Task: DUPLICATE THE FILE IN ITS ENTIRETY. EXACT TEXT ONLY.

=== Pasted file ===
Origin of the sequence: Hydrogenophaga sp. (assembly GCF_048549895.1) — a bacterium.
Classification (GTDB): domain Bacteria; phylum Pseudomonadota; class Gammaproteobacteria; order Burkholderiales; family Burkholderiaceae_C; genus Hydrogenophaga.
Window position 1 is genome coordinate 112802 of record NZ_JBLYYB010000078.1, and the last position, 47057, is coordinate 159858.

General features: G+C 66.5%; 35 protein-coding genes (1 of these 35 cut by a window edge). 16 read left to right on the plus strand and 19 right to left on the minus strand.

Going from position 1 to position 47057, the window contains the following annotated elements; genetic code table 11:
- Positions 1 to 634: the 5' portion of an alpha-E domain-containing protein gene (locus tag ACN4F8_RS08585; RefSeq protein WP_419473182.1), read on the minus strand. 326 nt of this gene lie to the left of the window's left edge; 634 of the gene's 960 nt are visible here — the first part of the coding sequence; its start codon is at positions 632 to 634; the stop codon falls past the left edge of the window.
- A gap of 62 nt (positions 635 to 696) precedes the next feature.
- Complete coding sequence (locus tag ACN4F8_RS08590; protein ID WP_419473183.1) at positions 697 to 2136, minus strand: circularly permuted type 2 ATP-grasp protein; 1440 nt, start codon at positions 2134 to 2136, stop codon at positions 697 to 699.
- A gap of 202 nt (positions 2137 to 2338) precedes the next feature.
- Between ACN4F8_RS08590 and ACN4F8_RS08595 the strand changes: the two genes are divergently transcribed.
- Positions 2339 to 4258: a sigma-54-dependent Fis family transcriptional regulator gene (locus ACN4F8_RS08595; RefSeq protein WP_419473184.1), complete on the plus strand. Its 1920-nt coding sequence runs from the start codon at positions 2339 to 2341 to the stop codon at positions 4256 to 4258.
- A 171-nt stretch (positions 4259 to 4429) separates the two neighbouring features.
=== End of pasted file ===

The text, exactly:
Origin of the sequence: Hydrogenophaga sp. (assembly GCF_048549895.1) — a bacterium.
Classification (GTDB): domain Bacteria; phylum Pseudomonadota; class Gammaproteobacteria; order Burkholderiales; family Burkholderiaceae_C; genus Hydrogenophaga.
Window position 1 is genome coordinate 112802 of record NZ_JBLYYB010000078.1, and the last position, 47057, is coordinate 159858.

General features: G+C 66.5%; 35 protein-coding genes (1 of these 35 cut by a window edge). 16 read left to right on the plus strand and 19 right to left on the minus strand.

Going from position 1 to position 47057, the window contains the following annotated elements; genetic code table 11:
- Positions 1 to 634: the 5' portion of an alpha-E domain-containing protein gene (locus tag ACN4F8_RS08585; RefSeq protein WP_419473182.1), read on the minus strand. 326 nt of this gene lie to the left of the window's left edge; 634 of the gene's 960 nt are visible here — the first part of the coding sequence; its start codon is at positions 632 to 634; the stop codon falls past the left edge of the window.
- A gap of 62 nt (positions 635 to 696) precedes the next feature.
- Complete coding sequence (locus tag ACN4F8_RS08590; protein ID WP_419473183.1) at positions 697 to 2136, minus strand: circularly permuted type 2 ATP-grasp protein; 1440 nt, start codon at positions 2134 to 2136, stop codon at positions 697 to 699.
- A gap of 202 nt (positions 2137 to 2338) precedes the next feature.
- Between ACN4F8_RS08590 and ACN4F8_RS08595 the strand changes: the two genes are divergently transcribed.
- Positions 2339 to 4258: a sigma-54-dependent Fis family transcriptional regulator gene (locus ACN4F8_RS08595; RefSeq protein WP_419473184.1), complete on the plus strand. Its 1920-nt coding sequence runs from the start codon at positions 2339 to 2341 to the stop codon at positions 4256 to 4258.
- A 171-nt stretch (positions 4259 to 4429) separates the two neighbouring features.